But the bust rate among highly-valued assets is substantially lower than the bust rate among less-valued assets. Those were three of the very few players valued that highly to receive catastrophic shocks to their value. Going down a few additional rounds, we encounter players like Victor Cruz, Shane Vereen, Justin Blackmon, Torrey Smith, and Reuben Randle. And unlike Bernard, Patterson, or Martin, these busts were more the rule instead of the exception.

Not only do the top players provide a bigger weekly advantage, but top players hold their value from year to year at an exponentially better rate than second-tier players. This is what makes them top players. Therefore, the primary goal of dynasty should be building a stable core of these high-end assets.

There’s an old adage among dynasty veterans that whoever got the best player in a deal probably won, and this is a big reason why. If someone trades three players who are being valued in the 3rd round of startups for a single player who is valued in the first round, that might look like a huge overpay. But if all three of those players fall off the cliff in the next two years, while the first-rounder is still going strong, the overpay can quickly begin to look like a steal.

Like all such “rules of thumb”, it’s not an ironclad law. If you’re trading DeAndre Hopkins, Randall Cobb, and Russell Wilson to get Julio Jones, that’s probably not going to be working out well for you in the long-run. But it’s certainly a good place to start.

Despite the repeated mantra that the key to winning is buying low and selling high, paying a premium for quality is also a very strong strategy.

Step #2- Build up your startable depth.
This second goal runs counter to the first in many ways. Owners should be looking to package their depth to upgrade their starting lineup much of the time. Such moves naturally leave them thinner and more open to injuries.

Fortunately, solving this step involves a lot less capital investment than solving the first. There’s borderline-startable depth available on the street in all but the deepest leagues. Players like Alex Smith and Nick Foles aren’t going to win you many weeks, but they can serves as effective stopgaps that won’t totally sink your title chances if called upon.

Similarly, baseline-level production from aging-but-unexciting vets is usually available at tight end, too. Delanie Walker was barely rostered at the start of the 2014 season. He finished the year as a top-10 tight end. Scott Chandler may not be an exciting name, but for years owners could have started him without giving up many points vs. a low-end TE1.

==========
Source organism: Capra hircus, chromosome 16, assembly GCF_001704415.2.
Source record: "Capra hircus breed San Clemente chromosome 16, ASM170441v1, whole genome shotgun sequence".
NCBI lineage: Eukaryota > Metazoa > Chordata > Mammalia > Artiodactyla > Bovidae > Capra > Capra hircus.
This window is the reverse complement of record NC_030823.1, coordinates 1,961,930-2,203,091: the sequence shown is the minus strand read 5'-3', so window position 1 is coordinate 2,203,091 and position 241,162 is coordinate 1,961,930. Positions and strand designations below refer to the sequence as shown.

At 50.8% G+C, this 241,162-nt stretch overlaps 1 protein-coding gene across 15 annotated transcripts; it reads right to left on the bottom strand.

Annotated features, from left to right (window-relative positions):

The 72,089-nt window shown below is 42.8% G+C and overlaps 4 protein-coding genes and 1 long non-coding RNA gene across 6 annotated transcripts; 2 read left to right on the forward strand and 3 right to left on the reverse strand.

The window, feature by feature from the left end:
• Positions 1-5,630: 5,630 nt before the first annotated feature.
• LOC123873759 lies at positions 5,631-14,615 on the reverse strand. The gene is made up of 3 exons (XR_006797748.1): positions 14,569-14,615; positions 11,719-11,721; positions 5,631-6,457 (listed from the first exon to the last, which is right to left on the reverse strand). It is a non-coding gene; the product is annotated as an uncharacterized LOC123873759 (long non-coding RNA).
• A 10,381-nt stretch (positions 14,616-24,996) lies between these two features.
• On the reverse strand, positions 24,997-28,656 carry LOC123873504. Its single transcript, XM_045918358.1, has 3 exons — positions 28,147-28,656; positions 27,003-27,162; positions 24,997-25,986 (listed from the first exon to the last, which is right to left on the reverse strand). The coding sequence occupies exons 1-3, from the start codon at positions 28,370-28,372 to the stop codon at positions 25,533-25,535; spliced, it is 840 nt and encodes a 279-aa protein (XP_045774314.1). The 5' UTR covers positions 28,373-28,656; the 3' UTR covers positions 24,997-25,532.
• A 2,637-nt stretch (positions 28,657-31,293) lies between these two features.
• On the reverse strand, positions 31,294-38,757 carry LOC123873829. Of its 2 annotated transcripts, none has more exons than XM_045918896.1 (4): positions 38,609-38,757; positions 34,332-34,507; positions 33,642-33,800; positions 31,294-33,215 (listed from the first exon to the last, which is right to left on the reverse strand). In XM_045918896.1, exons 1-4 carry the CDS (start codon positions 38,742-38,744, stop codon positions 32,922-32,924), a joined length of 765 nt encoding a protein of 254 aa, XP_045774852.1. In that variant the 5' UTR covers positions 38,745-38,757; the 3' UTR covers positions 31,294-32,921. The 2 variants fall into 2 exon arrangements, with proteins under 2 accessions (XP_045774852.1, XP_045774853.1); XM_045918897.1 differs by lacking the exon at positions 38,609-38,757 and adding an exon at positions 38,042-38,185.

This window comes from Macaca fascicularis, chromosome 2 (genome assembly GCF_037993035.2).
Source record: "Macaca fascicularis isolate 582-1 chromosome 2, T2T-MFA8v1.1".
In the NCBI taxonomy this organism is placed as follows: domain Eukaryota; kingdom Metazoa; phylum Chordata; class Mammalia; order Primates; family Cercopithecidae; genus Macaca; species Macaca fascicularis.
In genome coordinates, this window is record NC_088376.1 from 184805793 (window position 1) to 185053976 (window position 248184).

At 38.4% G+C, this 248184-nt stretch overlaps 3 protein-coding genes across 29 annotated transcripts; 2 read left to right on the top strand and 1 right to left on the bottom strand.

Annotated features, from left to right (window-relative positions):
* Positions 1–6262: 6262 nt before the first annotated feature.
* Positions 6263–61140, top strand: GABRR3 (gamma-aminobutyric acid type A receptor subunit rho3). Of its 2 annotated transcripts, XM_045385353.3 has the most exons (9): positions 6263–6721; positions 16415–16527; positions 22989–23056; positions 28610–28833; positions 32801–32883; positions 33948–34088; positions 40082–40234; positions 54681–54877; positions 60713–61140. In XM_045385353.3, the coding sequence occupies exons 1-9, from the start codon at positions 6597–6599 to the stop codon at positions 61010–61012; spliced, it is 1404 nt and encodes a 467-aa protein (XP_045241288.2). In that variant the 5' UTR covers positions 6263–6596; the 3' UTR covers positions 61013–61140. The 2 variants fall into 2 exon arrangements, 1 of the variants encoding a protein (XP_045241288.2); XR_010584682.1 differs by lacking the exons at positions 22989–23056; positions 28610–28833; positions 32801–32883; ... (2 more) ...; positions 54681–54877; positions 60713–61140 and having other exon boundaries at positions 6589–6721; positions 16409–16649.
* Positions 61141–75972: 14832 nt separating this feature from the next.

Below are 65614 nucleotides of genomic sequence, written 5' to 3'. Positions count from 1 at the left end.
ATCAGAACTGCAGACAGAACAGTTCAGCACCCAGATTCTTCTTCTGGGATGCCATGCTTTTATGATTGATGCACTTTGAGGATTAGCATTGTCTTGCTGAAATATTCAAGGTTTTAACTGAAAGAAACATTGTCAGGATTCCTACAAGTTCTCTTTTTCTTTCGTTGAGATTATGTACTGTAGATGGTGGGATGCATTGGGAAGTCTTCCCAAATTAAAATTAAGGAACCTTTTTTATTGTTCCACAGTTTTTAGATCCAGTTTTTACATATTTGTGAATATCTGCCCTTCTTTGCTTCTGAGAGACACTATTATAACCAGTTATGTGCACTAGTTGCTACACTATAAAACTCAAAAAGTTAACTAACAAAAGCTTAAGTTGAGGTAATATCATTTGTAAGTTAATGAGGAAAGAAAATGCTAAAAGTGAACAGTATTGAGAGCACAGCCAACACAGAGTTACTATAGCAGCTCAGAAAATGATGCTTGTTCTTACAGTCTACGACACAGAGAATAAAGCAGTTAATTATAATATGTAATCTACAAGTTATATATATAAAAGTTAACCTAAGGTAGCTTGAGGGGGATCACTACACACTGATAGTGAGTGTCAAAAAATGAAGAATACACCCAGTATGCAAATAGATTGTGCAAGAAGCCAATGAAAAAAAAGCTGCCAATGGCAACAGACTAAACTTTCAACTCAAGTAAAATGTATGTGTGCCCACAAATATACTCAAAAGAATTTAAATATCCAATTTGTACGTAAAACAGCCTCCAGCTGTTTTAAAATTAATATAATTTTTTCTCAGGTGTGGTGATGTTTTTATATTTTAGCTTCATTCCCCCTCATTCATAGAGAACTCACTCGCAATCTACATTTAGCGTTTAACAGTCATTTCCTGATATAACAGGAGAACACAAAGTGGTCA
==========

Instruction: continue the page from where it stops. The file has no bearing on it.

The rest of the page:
Since QB and TE production is routinely available for cheap, (or even free), the bulk of a team’s roster spots should be devoted to running backs and wide receivers. Again, veterans provide production at a discount. Chris Ivory may not have been an exciting name, but the 27-year-old 6th-year vet has provided much more reliable production than a more enticing rookie like Duke Johnson Jr.

At receiver, look for players who are the second-best receivers on their team and who have been in the NFL for five or more years. Stevie Johnson and Michael Crabtree were afterthoughts before the season, but both have served as a stabilizing force on their fantasy teams. In a pinch, even journeymen like Jerricho Cotchery and Nate Washington can provide enough value to keep a fantasy team competitive.

Here we reach a key truth of roster construction: winning in fantasy football is far more about maximizing your strengths than minimizing your weaknesses. Players like Ivory or Washington might look like liabilities on paper, but if the rest of your team is strong, an upgrade is unnecessary.

It’s better to play an aging, unexciting, but reliable veteran than to spend precious capital acquiring a second-tier player just to patch a perceived hole.

Step #3- Maximize value down your roster.